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PostPosted: Fri Sep 26, 2014 5:08 pm 
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Bengal Kitten

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lollo2304 wrote:

The most important factor in a new owner is whether they have researched the breed and know what they are looking for. To me, a socialised kitten from health screened parents is far more important than the cost. If I wanted a new kitten I would look for the best breeder who screened her cats. I would want them to be brought up in the home and properly socialised. I would then look at prices once all the other boxes were ticked.


So if we accept the first part you said about research/socialised e.t.c, lets say i have found 5 kittens i am interested in, all great markings all socialised e.t.c infact lets assume they are all identical, I've had to phone all 5 dealers up (because of course they don't list prices) and the prices are -

£2000
£1000
£700
£500
£450

What is the most important factor for me now? So again, price is the most important factor, because the final deciding factor on getting the kitten is the price.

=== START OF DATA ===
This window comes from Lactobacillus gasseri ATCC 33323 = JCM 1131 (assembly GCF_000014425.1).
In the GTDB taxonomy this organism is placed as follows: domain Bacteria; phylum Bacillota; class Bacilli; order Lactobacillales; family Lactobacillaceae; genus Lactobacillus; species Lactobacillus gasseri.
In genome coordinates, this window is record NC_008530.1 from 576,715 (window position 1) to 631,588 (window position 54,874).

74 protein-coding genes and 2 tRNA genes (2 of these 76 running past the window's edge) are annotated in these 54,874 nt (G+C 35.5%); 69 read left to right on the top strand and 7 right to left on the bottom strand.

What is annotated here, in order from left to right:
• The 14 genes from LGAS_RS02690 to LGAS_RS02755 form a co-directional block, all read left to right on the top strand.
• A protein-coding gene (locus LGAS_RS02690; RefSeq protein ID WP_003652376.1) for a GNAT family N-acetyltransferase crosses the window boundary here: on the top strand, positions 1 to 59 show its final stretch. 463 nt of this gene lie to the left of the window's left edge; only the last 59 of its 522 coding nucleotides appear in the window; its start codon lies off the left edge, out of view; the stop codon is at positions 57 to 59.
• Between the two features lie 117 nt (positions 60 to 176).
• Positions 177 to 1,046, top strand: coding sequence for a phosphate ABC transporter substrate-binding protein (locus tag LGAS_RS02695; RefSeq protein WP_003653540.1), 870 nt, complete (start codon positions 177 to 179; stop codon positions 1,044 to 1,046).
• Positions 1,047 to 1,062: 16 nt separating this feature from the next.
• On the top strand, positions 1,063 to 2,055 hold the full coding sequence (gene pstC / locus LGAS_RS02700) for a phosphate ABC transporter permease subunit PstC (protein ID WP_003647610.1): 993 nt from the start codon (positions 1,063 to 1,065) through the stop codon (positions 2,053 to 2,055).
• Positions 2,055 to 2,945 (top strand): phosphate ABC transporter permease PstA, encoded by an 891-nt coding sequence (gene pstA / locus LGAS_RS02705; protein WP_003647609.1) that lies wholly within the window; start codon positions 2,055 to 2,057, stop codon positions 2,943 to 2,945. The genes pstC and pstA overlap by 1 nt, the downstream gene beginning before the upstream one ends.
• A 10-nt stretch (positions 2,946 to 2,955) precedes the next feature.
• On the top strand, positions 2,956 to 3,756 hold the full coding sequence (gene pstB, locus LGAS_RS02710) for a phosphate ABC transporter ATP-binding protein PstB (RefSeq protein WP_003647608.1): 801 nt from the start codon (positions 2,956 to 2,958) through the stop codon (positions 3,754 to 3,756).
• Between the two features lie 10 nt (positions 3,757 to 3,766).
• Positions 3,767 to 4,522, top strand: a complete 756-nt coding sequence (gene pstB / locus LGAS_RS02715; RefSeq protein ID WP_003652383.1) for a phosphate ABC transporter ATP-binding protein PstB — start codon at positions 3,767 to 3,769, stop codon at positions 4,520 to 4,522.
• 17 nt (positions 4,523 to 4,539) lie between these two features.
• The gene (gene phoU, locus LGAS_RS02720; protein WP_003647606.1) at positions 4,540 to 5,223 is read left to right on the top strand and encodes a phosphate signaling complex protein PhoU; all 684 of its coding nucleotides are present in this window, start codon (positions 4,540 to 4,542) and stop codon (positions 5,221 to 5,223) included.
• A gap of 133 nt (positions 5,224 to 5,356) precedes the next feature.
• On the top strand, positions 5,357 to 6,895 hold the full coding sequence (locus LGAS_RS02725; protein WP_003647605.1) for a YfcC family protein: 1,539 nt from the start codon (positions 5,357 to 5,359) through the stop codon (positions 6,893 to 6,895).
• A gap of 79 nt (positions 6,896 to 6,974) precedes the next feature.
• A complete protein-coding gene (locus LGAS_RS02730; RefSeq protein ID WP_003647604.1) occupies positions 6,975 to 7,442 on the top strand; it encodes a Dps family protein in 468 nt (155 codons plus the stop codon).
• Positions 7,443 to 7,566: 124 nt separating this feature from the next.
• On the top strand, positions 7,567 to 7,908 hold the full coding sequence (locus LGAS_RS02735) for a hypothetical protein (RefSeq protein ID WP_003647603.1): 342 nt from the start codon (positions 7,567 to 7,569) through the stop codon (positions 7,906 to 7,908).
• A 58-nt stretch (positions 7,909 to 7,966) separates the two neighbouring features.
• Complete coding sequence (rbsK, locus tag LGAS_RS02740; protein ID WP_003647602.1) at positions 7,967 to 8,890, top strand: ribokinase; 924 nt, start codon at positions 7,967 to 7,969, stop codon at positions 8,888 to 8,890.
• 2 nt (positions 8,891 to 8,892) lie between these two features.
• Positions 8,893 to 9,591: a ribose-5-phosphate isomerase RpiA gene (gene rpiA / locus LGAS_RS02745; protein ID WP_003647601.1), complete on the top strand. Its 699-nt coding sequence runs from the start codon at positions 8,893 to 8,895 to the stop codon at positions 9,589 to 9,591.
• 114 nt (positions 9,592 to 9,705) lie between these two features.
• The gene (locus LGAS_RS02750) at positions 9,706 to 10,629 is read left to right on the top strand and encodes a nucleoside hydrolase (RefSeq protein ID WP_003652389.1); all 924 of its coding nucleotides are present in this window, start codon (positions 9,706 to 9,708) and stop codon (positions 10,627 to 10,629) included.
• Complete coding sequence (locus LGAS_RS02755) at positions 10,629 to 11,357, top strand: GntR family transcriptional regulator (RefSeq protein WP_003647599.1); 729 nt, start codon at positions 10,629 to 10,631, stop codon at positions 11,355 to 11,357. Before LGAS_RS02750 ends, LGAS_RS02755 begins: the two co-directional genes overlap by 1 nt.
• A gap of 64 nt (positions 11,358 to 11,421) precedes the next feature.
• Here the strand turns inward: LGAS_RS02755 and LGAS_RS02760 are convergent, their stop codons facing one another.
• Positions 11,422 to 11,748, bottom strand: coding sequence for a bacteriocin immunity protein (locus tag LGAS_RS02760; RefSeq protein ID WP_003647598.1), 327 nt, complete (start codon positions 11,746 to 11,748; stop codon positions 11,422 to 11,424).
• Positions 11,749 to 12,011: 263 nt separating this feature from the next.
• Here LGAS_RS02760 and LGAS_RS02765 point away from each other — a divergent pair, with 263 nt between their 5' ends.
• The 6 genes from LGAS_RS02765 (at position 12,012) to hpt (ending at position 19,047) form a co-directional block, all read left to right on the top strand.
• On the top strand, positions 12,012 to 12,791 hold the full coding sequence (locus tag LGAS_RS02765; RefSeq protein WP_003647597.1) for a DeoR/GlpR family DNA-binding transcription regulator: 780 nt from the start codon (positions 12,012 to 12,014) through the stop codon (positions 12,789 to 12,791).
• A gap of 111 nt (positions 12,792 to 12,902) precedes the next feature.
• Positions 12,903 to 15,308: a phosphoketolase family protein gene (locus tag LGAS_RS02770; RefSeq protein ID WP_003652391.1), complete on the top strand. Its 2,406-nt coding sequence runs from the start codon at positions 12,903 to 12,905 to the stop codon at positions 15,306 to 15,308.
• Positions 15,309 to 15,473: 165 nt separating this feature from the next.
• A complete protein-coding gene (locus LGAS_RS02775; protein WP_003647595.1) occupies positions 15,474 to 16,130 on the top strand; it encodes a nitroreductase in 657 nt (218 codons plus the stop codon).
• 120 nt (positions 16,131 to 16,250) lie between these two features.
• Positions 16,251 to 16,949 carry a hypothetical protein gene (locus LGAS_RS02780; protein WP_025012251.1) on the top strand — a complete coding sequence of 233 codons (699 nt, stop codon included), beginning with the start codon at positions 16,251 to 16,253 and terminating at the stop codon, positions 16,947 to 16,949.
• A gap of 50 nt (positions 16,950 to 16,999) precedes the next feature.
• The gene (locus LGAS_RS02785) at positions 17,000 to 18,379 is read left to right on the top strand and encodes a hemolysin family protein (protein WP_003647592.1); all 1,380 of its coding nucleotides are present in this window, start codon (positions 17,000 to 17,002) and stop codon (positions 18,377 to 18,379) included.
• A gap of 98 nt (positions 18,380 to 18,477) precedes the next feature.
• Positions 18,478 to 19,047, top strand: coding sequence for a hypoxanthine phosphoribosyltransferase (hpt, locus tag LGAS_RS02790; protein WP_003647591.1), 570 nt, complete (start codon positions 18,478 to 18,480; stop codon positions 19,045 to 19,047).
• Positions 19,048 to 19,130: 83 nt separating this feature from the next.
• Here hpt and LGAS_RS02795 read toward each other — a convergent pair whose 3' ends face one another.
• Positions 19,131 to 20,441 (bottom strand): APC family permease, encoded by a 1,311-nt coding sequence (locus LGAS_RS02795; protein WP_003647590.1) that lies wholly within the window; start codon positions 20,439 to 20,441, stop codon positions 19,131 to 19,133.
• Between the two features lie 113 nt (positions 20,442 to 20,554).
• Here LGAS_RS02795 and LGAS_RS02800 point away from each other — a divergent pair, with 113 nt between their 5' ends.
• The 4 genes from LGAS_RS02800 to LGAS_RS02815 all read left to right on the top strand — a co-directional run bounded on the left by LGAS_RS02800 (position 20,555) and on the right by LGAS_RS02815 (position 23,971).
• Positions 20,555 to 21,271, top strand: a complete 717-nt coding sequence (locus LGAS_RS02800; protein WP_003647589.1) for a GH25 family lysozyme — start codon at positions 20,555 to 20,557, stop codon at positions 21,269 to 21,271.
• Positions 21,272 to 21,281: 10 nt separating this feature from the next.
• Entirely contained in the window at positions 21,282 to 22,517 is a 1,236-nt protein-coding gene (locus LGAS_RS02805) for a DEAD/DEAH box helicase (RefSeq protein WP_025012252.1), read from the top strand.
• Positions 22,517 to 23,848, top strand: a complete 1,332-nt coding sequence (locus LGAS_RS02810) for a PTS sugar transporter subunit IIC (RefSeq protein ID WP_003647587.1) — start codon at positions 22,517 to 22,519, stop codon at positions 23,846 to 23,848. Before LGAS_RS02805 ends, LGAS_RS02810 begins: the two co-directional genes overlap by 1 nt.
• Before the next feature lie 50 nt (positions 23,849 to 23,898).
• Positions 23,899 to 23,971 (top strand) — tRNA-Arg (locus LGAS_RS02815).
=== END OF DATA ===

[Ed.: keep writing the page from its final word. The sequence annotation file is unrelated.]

As i said previously i am currently looking for a bengal kitten and i will be looking for a reputable dealer who has carried out health checks and the kitten is from a good home, i am not going to be phoning up 10's of dealers to find out the price of each kitten, all i want is transparency, is the cat neutered/health checks/jabs/chip/flea/worming/price i don't want to waste a load of time having to phone up to find out pretty basic information.


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PostPosted: Fri Sep 26, 2014 5:10 pm 
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Bengal Kitten

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I said i was not directing my posts at you, if you have many people waiting then clearly listing a price is not an issue for you, you obviously have a good set up going and must be well regarded, and if i discounted you then maybe it would be my loss, but then with so many people waiting it would be a waste of time phoning you up wouldn't it?